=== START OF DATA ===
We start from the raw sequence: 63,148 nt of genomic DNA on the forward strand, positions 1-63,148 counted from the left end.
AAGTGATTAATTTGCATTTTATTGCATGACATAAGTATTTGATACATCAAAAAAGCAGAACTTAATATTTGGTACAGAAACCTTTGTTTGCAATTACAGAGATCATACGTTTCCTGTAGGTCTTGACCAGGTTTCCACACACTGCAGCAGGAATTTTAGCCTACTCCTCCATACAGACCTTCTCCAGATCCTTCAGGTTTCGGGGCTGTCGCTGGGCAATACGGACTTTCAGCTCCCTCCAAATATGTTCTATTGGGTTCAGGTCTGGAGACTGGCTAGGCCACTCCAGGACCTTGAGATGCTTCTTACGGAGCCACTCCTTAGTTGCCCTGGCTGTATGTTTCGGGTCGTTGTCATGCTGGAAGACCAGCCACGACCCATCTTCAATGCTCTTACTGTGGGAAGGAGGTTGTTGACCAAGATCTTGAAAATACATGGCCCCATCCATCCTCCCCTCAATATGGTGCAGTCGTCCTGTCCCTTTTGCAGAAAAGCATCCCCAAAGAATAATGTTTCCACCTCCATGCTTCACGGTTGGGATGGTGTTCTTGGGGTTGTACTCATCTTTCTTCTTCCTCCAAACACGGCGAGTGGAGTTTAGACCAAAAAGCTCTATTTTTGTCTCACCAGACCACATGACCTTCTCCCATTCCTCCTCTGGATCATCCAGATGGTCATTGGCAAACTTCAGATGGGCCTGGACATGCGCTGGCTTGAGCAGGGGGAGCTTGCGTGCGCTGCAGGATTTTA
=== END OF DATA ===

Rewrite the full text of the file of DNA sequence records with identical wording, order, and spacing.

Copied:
We start from the raw sequence: 63,148 nt of genomic DNA on the forward strand, positions 1-63,148 counted from the left end.
AAGTGATTAATTTGCATTTTATTGCATGACATAAGTATTTGATACATCAAAAAAGCAGAACTTAATATTTGGTACAGAAACCTTTGTTTGCAATTACAGAGATCATACGTTTCCTGTAGGTCTTGACCAGGTTTCCACACACTGCAGCAGGAATTTTAGCCTACTCCTCCATACAGACCTTCTCCAGATCCTTCAGGTTTCGGGGCTGTCGCTGGGCAATACGGACTTTCAGCTCCCTCCAAATATGTTCTATTGGGTTCAGGTCTGGAGACTGGCTAGGCCACTCCAGGACCTTGAGATGCTTCTTACGGAGCCACTCCTTAGTTGCCCTGGCTGTATGTTTCGGGTCGTTGTCATGCTGGAAGACCAGCCACGACCCATCTTCAATGCTCTTACTGTGGGAAGGAGGTTGTTGACCAAGATCTTGAAAATACATGGCCCCATCCATCCTCCCCTCAATATGGTGCAGTCGTCCTGTCCCTTTTGCAGAAAAGCATCCCCAAAGAATAATGTTTCCACCTCCATGCTTCACGGTTGGGATGGTGTTCTTGGGGTTGTACTCATCTTTCTTCTTCCTCCAAACACGGCGAGTGGAGTTTAGACCAAAAAGCTCTATTTTTGTCTCACCAGACCACATGACCTTCTCCCATTCCTCCTCTGGATCATCCAGATGGTCATTGGCAAACTTCAGATGGGCCTGGACATGCGCTGGCTTGAGCAGGGGGAGCTTGCGTGCGCTGCAGGATTTTA